On the first floor of the Laramie Plains Civic Center, artist June Glasson works in a converted boys’ locker room that’s filled with portraits, sketches, notes, signs and other physical manifestations of a creative mind at work.
Piled against one wall is a collection of colorful signs proclaiming opinions about women’s rights, gun control, immigration, racial justice and other causes. A banner above Glasson’s personal studio space draws the eye: “Live and let live.”
At the center of the locker room-turned-studio, now emptied of most of the lockers and shared with four fellow artists, sits a 40-foot-long table made in part from discarded basketball backboards.
The table forms an instant gathering place. It has drawn people from across Laramie to share meals, make signs, test ideas and build relationships.
Glasson’s work as an artist and illustrator moves from galleries to book covers to murals to parades. At its heart, she says, are stories — the stories we tell ourselves, the stories we tell others, the stories we don’t tell, or don’t get to tell.
She’s exhibited work in galleries around the world as part of solo and group shows, and she’s preparing for two more solo exhibitions this summer. But since moving to Laramie about seven years ago, Glasson has found herself drawn to collaborations with other artists and projects with community members. She’s been joining the gathering at the table and helping others share stories of their own.
“More and more as I get older and move through my practice, the collaborative stuff feels more rewarding,” she said.
Glasson, who grew up in New York, moved to Laramie from Bangkok with her partner, Rattawut Lapcharoensap, who works in the Creative Writing Program at the University of Wyoming.
Soon after arriving, she teamed up with fellow artist Meg Thompson, joined later by Adrienne Vetter, to start the Wyoming Art Party, which aims to connect artists around the state and across disciplines.
“We felt like there were a lot of creators in the state, and we were looking for opportunities as artists to show our work, but also to meet with other artists in the community,” she said.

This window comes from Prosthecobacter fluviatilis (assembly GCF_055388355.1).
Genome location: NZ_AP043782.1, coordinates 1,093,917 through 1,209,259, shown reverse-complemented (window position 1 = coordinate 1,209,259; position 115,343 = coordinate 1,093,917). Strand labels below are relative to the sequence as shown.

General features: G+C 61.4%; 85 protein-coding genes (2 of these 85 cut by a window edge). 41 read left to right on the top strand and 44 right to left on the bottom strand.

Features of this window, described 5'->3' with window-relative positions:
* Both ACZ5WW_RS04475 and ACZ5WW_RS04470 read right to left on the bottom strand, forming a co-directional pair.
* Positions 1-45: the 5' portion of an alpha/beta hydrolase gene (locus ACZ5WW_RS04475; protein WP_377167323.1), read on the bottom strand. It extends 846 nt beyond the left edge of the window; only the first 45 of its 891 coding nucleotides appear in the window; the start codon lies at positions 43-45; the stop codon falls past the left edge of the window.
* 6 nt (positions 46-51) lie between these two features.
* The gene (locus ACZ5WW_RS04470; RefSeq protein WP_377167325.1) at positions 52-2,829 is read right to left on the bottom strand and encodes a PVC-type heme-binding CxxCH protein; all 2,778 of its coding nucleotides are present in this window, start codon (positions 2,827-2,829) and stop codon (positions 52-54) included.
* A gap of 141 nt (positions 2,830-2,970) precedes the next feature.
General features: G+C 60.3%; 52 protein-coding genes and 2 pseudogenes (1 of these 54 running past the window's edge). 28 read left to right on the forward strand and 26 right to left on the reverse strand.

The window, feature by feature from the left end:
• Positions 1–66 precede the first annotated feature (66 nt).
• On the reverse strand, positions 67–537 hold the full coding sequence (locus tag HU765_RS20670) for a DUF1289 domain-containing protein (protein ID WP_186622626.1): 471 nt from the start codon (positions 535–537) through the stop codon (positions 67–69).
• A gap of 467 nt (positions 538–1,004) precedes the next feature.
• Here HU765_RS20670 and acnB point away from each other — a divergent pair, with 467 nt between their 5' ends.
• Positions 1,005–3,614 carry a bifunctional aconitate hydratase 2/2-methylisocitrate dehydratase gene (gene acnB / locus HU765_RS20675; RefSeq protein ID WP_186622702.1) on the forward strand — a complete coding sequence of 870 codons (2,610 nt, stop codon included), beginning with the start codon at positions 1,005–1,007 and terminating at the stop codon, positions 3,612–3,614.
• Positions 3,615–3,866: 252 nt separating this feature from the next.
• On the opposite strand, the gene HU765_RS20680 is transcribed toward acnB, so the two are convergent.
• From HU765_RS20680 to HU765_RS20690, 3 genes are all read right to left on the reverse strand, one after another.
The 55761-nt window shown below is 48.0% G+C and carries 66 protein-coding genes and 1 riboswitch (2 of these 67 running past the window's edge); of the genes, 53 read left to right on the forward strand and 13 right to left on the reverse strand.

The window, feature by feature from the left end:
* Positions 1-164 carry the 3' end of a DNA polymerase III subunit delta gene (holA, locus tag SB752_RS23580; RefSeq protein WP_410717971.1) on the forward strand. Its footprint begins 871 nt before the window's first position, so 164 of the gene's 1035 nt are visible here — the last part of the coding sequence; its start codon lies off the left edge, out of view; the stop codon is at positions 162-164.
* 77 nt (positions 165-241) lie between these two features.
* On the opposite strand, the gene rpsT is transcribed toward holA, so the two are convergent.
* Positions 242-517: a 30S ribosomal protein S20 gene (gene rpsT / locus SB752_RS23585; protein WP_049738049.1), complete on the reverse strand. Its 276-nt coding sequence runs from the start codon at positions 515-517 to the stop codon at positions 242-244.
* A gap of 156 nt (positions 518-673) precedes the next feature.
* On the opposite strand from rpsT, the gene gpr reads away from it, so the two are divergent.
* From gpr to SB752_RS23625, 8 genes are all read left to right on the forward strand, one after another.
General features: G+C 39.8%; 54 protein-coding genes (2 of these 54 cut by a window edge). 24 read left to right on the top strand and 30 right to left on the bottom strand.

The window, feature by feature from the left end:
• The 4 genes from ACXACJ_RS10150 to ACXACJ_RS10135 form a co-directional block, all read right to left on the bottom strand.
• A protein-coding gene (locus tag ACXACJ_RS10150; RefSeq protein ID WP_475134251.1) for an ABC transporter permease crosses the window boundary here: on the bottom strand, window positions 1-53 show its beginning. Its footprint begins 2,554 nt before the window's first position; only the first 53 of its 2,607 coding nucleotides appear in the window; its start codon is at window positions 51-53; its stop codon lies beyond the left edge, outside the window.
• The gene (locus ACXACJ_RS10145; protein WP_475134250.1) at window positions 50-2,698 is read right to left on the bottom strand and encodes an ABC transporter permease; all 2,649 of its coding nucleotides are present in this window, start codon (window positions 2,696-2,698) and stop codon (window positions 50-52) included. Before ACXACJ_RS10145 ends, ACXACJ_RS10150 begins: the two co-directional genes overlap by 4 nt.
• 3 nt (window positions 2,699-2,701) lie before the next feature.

They began organizing small pop-up shows. As interest grew, they scaled their model accordingly, and for the last three years have organized the Laramie Pop-Up Art Walk across the downtown district.
When they saw room in the Jubilee Days Parade for more diversity, they began the Parade Project, where they invited community members to build costumes and join a communal float.
Leading up to the Women’s March in 2017, they opened their studio space to people who wanted to make signs and banners.
“It felt therapeutic to gather and talk and make things,” Glasson said.
Word got out about the gathering space, people began donating materials for signs, and soon they were hosting work parties for more marches and events.
“It felt good to be creating a space where anyone was welcome, and people could show up and tell their stories,” she said.
Vetter said the studio has provided a location for a variety of community projects.
“We just opened the space up for projects related to art and activism,” she said.
As much as they enjoyed bringing people together and lending their expertise on all things related to banners and parades, Glasson and Vetter wanted to push themselves further. This spring, they started the Art and Action Project, a free community course where they talk about activism, art, community and inclusion.
“We really think about whose stories are being told and whose aren’t and how to make space for the people whose voices maybe aren’t being heard in this country,” Glasson said. “Part of what’s going on is people don’t feel heard and their voices are being silenced.”